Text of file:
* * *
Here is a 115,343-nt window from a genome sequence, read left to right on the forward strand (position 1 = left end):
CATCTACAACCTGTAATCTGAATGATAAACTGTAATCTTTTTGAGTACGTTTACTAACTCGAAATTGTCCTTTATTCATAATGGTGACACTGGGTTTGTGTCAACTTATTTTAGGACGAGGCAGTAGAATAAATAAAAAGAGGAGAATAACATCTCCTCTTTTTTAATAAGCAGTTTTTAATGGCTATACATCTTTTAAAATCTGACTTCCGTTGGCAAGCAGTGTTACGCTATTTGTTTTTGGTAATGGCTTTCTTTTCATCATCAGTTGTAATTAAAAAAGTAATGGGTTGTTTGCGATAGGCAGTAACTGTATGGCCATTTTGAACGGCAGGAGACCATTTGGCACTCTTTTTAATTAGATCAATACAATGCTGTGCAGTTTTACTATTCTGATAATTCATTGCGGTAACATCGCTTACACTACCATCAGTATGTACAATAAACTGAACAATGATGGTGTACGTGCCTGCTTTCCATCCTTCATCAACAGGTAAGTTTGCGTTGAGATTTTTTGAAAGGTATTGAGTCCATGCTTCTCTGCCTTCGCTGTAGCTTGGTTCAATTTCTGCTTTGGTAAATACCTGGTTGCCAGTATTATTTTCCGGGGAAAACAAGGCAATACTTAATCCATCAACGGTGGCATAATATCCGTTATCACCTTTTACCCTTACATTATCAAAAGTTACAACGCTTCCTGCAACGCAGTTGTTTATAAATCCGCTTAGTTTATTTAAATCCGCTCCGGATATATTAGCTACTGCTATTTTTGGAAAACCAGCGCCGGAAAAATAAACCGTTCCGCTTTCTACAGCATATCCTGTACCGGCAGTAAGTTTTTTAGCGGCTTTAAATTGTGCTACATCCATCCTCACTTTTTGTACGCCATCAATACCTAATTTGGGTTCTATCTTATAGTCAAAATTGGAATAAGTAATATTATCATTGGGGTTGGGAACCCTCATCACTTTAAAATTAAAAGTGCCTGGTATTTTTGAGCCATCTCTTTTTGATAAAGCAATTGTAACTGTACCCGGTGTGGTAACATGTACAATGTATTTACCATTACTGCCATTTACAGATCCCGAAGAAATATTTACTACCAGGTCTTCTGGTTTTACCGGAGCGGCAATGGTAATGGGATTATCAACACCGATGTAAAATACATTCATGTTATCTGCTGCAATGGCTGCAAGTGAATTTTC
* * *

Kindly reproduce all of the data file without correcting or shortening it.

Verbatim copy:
Here is a 115,343-nt window from a genome sequence, read left to right on the forward strand (position 1 = left end):
CATCTACAACCTGTAATCTGAATGATAAACTGTAATCTTTTTGAGTACGTTTACTAACTCGAAATTGTCCTTTATTCATAATGGTGACACTGGGTTTGTGTCAACTTATTTTAGGACGAGGCAGTAGAATAAATAAAAAGAGGAGAATAACATCTCCTCTTTTTTAATAAGCAGTTTTTAATGGCTATACATCTTTTAAAATCTGACTTCCGTTGGCAAGCAGTGTTACGCTATTTGTTTTTGGTAATGGCTTTCTTTTCATCATCAGTTGTAATTAAAAAAGTAATGGGTTGTTTGCGATAGGCAGTAACTGTATGGCCATTTTGAACGGCAGGAGACCATTTGGCACTCTTTTTAATTAGATCAATACAATGCTGTGCAGTTTTACTATTCTGATAATTCATTGCGGTAACATCGCTTACACTACCATCAGTATGTACAATAAACTGAACAATGATGGTGTACGTGCCTGCTTTCCATCCTTCATCAACAGGTAAGTTTGCGTTGAGATTTTTTGAAAGGTATTGAGTCCATGCTTCTCTGCCTTCGCTGTAGCTTGGTTCAATTTCTGCTTTGGTAAATACCTGGTTGCCAGTATTATTTTCCGGGGAAAACAAGGCAATACTTAATCCATCAACGGTGGCATAATATCCGTTATCACCTTTTACCCTTACATTATCAAAAGTTACAACGCTTCCTGCAACGCAGTTGTTTATAAATCCGCTTAGTTTATTTAAATCCGCTCCGGATATATTAGCTACTGCTATTTTTGGAAAACCAGCGCCGGAAAAATAAACCGTTCCGCTTTCTACAGCATATCCTGTACCGGCAGTAAGTTTTTTAGCGGCTTTAAATTGTGCTACATCCATCCTCACTTTTTGTACGCCATCAATACCTAATTTGGGTTCTATCTTATAGTCAAAATTGGAATAAGTAATATTATCATTGGGGTTGGGAACCCTCATCACTTTAAAATTAAAAGTGCCTGGTATTTTTGAGCCATCTCTTTTTGATAAAGCAATTGTAACTGTACCCGGTGTGGTAACATGTACAATGTATTTACCATTACTGCCATTTACAGATCCCGAAGAAATATTTACTACCAGGTCTTCTGGTTTTACCGGAGCGGCAATGGTAATGGGATTATCAACACCGATGTAAAATACATTCATGTTATCTGCTGCAATGGCTGCAAGTGAATTTTC